At Canon, divisional manages come together to identify next-generation competencies. Together they decide how much investment needs to be made to build up each future competency and the contribution in capital and staff support that each division will need to make. There is also a sense of equitable exchange. One division may make a disproportionate contribution or may benefit less from the progress made, but such short-term inequalities will balance out over the long term.
The positive contribution of the SBU manager should be made visible across the company. An SBU manager is unlikely to surrender key people if only the other business (or the general manager of that business who may be a competitor for promotion) is going to benefit from the redeployment. Cooperative SBU managers should be celebrated as team players. Where priorities are clear, transfers are less likely to be seen as idiosyncratic and politically motivated.
2. Debate whether companies outside this industry sector can draw any useful lessons from the strategies used by Canon in this industry.
Competencies are the key to competitive advantage. This conclusion is based on two lines of argument. First, several authors argue that past experience of the successful companies should be utilized by organizations striving to improve their operations (Printz, 2003). The second line of argument is the increasingly persuasive case examples of successful organizations, such as Canon, that appear to have developed strategy around their existing and future competencies rather than simply market and competitor analysis (Prahalad & Hamel, 1990).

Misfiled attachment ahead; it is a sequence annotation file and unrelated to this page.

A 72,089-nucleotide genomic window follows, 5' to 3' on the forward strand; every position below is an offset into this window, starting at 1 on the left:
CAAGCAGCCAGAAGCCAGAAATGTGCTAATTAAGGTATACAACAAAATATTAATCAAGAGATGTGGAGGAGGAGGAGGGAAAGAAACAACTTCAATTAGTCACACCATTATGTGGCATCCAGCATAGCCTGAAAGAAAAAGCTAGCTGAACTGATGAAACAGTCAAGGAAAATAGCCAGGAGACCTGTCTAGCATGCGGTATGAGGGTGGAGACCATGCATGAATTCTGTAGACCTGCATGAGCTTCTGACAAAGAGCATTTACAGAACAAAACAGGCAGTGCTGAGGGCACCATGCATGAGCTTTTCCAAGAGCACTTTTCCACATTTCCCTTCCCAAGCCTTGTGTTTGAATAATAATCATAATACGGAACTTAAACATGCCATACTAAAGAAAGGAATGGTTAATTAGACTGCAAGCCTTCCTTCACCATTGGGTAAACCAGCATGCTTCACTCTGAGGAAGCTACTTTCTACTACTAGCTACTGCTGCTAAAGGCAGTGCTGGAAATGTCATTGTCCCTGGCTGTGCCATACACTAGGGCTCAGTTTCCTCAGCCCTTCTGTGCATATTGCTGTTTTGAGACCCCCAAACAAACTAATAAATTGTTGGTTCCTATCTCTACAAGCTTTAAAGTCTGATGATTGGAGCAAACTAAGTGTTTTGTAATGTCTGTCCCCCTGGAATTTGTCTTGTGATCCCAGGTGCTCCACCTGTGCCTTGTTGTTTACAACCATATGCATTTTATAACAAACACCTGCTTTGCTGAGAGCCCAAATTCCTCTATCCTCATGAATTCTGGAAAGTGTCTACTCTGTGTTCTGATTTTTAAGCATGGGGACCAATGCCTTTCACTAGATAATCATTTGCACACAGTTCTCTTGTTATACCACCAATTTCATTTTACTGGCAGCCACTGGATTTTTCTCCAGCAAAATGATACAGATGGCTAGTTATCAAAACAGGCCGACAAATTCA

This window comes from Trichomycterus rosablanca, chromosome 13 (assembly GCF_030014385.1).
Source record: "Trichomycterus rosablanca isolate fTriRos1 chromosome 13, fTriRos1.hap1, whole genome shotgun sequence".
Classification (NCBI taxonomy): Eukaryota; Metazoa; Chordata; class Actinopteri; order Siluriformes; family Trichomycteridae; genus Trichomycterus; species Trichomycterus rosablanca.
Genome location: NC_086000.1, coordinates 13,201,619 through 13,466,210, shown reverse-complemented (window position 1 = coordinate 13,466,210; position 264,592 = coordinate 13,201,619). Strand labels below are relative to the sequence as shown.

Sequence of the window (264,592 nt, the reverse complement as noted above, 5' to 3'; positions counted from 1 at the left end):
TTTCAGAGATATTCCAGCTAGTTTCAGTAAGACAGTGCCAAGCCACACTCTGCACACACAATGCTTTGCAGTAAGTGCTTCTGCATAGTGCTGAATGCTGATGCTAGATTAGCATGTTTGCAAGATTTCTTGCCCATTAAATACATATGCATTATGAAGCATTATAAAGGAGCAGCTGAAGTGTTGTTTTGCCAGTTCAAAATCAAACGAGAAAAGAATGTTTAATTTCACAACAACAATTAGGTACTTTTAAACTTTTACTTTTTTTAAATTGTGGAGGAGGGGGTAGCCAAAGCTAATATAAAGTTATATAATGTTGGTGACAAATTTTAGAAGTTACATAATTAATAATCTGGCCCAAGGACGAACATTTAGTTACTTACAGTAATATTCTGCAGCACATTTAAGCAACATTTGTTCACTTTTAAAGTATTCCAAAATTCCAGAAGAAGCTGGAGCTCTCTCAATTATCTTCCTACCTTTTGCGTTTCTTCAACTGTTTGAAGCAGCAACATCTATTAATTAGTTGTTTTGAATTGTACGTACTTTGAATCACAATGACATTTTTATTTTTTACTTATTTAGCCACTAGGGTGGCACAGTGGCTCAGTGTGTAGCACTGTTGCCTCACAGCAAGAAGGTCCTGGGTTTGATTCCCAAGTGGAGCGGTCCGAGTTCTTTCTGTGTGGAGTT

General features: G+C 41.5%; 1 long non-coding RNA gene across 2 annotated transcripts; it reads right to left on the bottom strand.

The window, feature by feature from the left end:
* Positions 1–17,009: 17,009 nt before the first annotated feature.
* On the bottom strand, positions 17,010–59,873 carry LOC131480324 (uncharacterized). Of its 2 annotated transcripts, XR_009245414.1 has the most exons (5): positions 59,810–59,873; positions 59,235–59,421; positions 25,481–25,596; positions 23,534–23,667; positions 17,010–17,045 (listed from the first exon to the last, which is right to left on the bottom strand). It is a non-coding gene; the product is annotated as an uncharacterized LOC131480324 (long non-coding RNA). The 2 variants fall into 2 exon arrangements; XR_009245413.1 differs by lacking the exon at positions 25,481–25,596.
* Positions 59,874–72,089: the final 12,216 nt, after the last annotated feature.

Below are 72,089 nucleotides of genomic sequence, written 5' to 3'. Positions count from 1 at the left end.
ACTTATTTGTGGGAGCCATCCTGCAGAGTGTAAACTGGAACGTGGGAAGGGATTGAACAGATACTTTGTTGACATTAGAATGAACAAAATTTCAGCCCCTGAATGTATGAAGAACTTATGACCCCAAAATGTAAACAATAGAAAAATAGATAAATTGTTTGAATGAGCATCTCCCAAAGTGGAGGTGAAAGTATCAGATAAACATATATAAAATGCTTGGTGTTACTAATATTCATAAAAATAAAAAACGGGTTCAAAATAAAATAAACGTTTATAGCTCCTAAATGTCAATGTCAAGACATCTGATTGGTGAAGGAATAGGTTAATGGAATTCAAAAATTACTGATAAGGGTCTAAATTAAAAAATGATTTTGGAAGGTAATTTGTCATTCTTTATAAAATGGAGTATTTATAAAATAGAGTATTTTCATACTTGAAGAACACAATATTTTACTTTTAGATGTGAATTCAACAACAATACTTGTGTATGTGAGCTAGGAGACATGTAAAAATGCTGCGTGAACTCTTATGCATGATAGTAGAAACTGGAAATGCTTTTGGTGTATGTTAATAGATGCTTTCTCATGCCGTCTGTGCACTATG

Typically, a core competence is defined in relation to the competitive impact of its output; that is, a core competence provides the firm with (sustainable) competitive advantage via the way it is executed (Prahalad & Hamel, 1990), or via its attributes; for example, a core competence is firm-specific and hence difficult to imitate (Printz, 2003). However useful these definitions are in terms of competition and strategy; they are not operational, which creates some serious difficulties in identifying and developing the core competencies of a firm (Drejer & Riis, 2000).
It is reasonable to expect a business that has surrendered core skills on behalf of corporate opportunities in other areas to lose, for a time, some of its competitiveness. If these losses in performance bring immediate censure, SBUs will be unlikely to agree to skills transfers next time.
Furthermore, Canon’s experience shows that there are ways to persuade key employees that they do not belong to merely one business division. Early in their careers, people may be exposed to a variety of businesses through a carefully planned rotation program. At Canon, critical people move regularly between the camera business and the copier business and between the copier business and the professional optical-products business. In mid-career, periodic assignments to cross-divisional project teams may be necessary, both for diffusing core competencies and for loosening the bonds that might tie an individual to one business even when brighter opportunities beckon elsewhere. Those who embody critical core competencies should know that their careers are tracked and guided by corporate human resource professionals. In the early 1980s at Canon, all engineers under 30 were invited to apply for membership on a seven-person committee that was to spend two years plotting Canon’s future direction, including its strategic design.